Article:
"Indeed," Quince said. Nodding to the young woman he said, "Miss Bittlesworth."
Bowing into a low curtsy she said, "Your grace."
Quince doubted that he had escaped so easily after such an insult but beggars couldn't be choosers so he let Robert Bittlesworth lead the way to a small but well-appointed study so that he could explain his issue to the hero of the Home Office.
Sabre, or as she was more formally known Sabrina Bittlesworth, stood quite still in the hallway for a few minutes after Robert and his guest had left. She had heard of having your blood run cold before but had never experienced it herself. Until today. Until this supposed duke had mistaken her for some sort of... some trollop. When Bobbins returned to the front hall she proceeded with her original plan to call on her friend Jack who as of earlier this spring was now Jacqueline Wolfe, Countess of Harrington. As she rather precisely put on her gloves, bonnet, and pelisse she thought that's what one's oldest and dearest friends were for, someone to take comfort in when the day wasn't going quite as planned and Jack would certainly be comforting. Looking down the hallway toward Robert's study Sabre wondered when her other oldest, dearest friend Georgiana would come home from Scotland. Rather than comfort George would just sneak down the hallway and poison the dratted duke's tea. Or at least threaten to, and that would be heartening. With a final tug to tighten her bonnet strings Sabre sailed out the front door of her brother's house and into the waiting carriage.
Having shut the door Bittlesworth wasted no time on pleasantries. "How can I help you, sir?"
"You've gathered this isn't a social call?"
Bittlesworth remained silent at that, waiting politely.
Quince realized he was glancing around the room and being in general more awkward than was his usual mien. Taking a deep breath he consciously forced himself to relax. "I'm being blackmailed."
"I see," Bittlesworth said. "Brandy?"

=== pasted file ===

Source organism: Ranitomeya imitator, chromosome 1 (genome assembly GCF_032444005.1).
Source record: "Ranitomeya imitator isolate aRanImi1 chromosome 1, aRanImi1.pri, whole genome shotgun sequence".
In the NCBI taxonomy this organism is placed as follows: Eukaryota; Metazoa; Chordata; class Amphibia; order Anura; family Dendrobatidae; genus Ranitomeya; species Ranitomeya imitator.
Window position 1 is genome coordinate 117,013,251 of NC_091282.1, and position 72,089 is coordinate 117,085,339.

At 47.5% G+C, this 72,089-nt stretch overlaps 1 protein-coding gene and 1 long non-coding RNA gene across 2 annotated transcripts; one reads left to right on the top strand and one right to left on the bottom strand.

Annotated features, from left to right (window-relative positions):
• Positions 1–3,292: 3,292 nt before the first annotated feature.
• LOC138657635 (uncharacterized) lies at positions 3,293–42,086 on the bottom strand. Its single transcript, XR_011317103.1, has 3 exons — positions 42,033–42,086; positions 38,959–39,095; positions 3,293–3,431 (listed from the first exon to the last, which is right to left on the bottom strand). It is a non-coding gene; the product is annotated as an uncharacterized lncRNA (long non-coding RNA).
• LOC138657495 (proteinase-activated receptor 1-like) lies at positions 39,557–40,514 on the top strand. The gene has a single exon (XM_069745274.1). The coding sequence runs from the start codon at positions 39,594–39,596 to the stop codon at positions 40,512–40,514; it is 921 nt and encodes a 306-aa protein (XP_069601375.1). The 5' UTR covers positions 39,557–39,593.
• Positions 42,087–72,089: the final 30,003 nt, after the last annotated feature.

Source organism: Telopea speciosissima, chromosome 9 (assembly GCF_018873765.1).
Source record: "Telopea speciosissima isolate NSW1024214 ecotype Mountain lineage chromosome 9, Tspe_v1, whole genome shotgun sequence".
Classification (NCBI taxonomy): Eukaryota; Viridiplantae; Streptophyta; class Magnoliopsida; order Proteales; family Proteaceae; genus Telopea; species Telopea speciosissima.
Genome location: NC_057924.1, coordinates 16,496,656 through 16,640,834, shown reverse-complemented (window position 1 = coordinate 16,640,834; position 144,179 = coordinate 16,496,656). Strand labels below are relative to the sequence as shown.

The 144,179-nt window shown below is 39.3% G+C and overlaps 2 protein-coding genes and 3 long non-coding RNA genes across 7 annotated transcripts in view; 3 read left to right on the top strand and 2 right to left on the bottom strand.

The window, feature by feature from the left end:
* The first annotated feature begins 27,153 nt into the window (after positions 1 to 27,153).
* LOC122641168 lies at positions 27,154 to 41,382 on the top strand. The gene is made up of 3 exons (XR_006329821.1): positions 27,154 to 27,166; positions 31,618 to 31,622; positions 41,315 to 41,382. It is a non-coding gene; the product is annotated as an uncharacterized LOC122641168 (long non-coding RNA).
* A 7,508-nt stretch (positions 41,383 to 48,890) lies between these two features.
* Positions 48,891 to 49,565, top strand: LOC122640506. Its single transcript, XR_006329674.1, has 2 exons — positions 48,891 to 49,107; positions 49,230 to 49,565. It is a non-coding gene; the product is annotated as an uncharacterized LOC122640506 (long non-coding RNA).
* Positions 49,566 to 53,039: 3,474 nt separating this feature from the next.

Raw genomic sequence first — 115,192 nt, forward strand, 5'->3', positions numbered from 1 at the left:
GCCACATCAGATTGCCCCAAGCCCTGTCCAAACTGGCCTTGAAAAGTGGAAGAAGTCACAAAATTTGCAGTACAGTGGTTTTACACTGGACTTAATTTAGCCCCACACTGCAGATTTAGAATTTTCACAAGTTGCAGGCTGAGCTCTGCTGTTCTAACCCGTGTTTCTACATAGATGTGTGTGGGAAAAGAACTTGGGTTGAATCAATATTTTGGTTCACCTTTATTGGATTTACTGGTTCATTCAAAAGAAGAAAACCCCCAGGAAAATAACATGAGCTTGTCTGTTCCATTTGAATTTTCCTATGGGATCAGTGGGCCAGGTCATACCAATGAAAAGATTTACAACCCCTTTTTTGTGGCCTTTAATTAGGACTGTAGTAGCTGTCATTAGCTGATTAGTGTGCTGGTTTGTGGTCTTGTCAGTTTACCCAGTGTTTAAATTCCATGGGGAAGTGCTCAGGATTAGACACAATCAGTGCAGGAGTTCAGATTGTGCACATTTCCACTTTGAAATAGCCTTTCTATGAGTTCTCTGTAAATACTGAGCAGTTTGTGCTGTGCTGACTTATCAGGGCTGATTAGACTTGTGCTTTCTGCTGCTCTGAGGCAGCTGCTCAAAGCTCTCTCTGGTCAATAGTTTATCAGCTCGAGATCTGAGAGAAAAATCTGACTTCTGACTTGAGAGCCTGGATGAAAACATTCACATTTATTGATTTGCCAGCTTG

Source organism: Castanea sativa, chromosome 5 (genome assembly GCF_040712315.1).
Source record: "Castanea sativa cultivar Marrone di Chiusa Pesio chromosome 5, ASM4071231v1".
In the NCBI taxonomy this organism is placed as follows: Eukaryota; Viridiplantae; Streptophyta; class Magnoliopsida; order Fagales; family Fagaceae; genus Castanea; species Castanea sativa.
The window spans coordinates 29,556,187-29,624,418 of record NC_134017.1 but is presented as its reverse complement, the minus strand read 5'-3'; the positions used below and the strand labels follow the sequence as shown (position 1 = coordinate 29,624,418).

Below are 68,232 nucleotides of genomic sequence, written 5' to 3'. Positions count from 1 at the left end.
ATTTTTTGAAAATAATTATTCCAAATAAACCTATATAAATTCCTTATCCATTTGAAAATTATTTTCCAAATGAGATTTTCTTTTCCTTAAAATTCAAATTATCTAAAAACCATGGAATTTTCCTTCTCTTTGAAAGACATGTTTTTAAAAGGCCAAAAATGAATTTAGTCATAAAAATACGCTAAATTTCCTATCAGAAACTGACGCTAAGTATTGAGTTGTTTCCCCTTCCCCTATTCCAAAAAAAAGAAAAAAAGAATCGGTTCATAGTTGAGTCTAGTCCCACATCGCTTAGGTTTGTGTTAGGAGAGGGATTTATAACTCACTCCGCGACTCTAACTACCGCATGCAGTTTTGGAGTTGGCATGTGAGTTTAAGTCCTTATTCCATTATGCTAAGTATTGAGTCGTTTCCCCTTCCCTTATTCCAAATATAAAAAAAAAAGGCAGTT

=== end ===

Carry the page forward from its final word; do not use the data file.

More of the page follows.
"That would be lovely," Quince agreed. Bittlesworth indicated a comfortable set of matching leather chairs near the fireplace and Quince settled in while the drinks were prepared. Shortly Bittlesworth settled next to him, handing him the glass of sweet liquor.
"Sir, you can tell me as much or as little as you're comfortable saying and I will help you in any way that I can."
It was then that Quince became clear on why Bittlesworth was so valued in his position. Sitting there polite, attentive and giving the impression that no matter the trouble that he was the man to solve it combined that with the fact that he was set to inherit a viscountancy, and therefore implicitly trustworthy to any lord of the empire, was enough to give anyone in Quince's position a profound sense of relief. He found himself relaxing more naturally into the chair. "Well, as you might imagine, it started with my father..."
Sabre marched on the front door of the Harrington townhouse but was deprived of giving the door a solid rap by the butler Dibbs opening it before she had even gained the last step. The austere butler bowed her in, gathered her bonnet, gloves, and pelisse, then silently led her to Jack's morning room. With Jack in the morning room that meant her husband Gideon was probably already at his office. The Harringtons had only been in Town for a week and it seemed to Sabre that Gideon was always at the office, sunrise to long after dark. The fact that her best friend was still misty-eyed over the new husband that was obviously ignoring her struck Sabre as ridiculous.
"Miss Bittlesworth," Dibbs announced in a quiet tone, then withdrew from the room. Jack rose from her settle with a delighted smile that faded rapidly. The countess was gowned in a pale green muslin that set off her dark golden hair well, and the empire waist served to make her appear even taller than she was. Since she towered over Sabre by a good seven inches it wasn't an effect that the darker-haired girl appreciated.
"Oh my," the countess said. "Who did what and what are we going to do with them?"
Sabre held the sides of her skirt out, like a fashion plate. "How do you like my dress?"
Jack smiled carefully, "I like it quite a lot. Just as much as I did when we looked at all your new dresses the day after I came to London."
Sabre turned once and then settled the skirts again, twitching them into place. "Then you wouldn't look at me and perhaps offer to make me your private whore?"
"Oh." Jack's expression sobered considerably. "Well, now we have the what I assume what we're going to do with them will be horrible indeed. So who was it?"
Sabre stalked over to a tiny damask chair and sat. She fingered the red silk of her skirts as she smoothed them out. "I don't know."
"Well that's certainly-"
Jack's voice was interrupted by the door clicking open again as the countess's young companion Emmy Hobbes stepped in. No more than eleven the young Miss Hobbes was Jack's current project. "Miss Bittlesworth," the girl said, dropping a passable curtsy.